There was a king of Spain who was very proud of his ancestors, and who was known for his cruelty to the weak.
One time, he was walking with his advisers across a field in Aragon, where – years before – he had lost his father during a battle, when he found a holy man searching a large pile of bones.
“What are you doing there?” – asked the king.
“Honored greetings, Your Majesty,” said the holy man. “When I heard that the king of Spain was coming this way, I resolved to recover the bones of your late father and present them to you. But however hard I search, I cannot find them:
They are exactly the same as the bones of country folk, the poor, beggars and slaves.”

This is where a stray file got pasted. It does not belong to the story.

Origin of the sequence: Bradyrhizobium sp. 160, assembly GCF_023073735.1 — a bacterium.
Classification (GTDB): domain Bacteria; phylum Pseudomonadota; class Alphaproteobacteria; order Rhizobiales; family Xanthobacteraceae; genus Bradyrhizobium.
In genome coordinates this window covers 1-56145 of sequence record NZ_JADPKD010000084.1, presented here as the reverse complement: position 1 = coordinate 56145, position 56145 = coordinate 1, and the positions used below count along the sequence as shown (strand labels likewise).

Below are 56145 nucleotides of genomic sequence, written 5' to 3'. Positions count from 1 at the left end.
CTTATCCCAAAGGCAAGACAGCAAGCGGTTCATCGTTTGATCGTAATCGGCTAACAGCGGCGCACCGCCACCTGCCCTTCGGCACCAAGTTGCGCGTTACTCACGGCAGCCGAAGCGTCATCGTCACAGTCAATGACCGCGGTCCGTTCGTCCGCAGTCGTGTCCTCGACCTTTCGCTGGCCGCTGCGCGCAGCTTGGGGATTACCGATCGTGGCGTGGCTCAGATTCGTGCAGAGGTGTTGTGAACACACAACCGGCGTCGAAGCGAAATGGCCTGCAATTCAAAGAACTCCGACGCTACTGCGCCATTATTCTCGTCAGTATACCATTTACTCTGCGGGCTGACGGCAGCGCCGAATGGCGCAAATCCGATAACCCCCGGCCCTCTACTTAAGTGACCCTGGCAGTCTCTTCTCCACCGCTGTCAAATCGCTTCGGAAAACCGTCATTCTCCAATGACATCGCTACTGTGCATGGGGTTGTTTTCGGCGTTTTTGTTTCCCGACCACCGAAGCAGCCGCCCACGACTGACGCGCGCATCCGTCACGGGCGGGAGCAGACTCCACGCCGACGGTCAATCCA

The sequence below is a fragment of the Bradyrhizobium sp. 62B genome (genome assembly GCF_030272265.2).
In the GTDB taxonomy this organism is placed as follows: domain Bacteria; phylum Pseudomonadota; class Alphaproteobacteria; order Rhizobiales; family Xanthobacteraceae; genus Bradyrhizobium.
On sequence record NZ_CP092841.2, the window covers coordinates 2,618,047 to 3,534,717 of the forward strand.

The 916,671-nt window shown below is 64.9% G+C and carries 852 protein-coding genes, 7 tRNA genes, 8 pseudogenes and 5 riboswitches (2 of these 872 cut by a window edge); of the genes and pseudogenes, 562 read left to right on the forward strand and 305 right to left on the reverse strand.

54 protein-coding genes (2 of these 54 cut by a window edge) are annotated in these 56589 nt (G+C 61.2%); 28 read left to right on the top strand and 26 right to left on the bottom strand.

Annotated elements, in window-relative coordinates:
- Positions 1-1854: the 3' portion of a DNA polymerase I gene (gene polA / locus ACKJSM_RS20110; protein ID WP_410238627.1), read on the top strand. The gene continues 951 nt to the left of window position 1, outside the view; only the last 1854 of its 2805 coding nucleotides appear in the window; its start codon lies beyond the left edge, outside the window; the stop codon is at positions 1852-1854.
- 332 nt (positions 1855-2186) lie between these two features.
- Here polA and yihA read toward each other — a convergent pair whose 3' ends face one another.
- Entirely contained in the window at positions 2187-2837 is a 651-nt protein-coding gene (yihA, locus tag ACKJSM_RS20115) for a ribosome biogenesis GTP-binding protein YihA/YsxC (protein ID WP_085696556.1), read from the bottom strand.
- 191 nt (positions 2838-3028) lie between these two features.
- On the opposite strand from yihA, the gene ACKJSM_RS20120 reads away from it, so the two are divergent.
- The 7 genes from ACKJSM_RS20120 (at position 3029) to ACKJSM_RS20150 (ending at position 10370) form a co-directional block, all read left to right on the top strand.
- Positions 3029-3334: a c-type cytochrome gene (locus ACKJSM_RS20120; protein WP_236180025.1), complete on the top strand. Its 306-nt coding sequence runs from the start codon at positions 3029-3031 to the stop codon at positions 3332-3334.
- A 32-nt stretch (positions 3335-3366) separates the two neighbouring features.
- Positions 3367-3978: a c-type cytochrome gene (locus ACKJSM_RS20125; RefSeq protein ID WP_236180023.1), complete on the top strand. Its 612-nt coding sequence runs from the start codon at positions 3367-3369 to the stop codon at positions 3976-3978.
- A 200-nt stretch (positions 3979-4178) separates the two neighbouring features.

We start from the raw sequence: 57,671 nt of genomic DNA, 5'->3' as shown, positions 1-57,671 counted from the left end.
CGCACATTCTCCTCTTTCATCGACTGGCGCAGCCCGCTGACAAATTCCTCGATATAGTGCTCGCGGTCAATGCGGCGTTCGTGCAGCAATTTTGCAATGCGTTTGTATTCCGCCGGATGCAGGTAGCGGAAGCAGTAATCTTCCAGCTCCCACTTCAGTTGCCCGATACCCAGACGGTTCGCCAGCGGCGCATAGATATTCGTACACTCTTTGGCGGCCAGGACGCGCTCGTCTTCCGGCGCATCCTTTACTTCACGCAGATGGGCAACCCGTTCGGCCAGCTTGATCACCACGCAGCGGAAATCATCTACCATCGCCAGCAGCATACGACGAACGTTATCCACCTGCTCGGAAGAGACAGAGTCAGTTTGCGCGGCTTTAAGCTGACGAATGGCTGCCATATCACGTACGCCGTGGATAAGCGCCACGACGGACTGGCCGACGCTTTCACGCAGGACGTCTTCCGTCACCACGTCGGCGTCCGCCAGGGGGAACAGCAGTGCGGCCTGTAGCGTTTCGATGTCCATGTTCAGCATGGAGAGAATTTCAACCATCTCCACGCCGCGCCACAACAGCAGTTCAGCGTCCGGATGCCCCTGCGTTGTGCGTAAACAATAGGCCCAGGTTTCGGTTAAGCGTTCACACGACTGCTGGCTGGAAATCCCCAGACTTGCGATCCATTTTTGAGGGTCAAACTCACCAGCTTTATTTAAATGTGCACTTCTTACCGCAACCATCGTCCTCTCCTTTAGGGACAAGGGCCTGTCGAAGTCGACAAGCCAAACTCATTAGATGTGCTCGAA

Paulo Coelho is a Brazilian author who has sold more than 100 million books, which include 14 short story collections and the novel “The Alchemist.” He has been a fan of the Internet since the early 1990s. He spends at least three hours a day online, writing e-mails back and forth with his readers and posting photos on Flickr, MySpace and a blog.
Coelho’s online activities also include promoting pirated copies of his own books. Since 2005 he’s been directing his readers to an online site where they can download his books, in languages from German to Japanese, for free. “I always thought that when, at the beginning of your career, you strive to be read, you can’t change your mind later and become greedy about it.”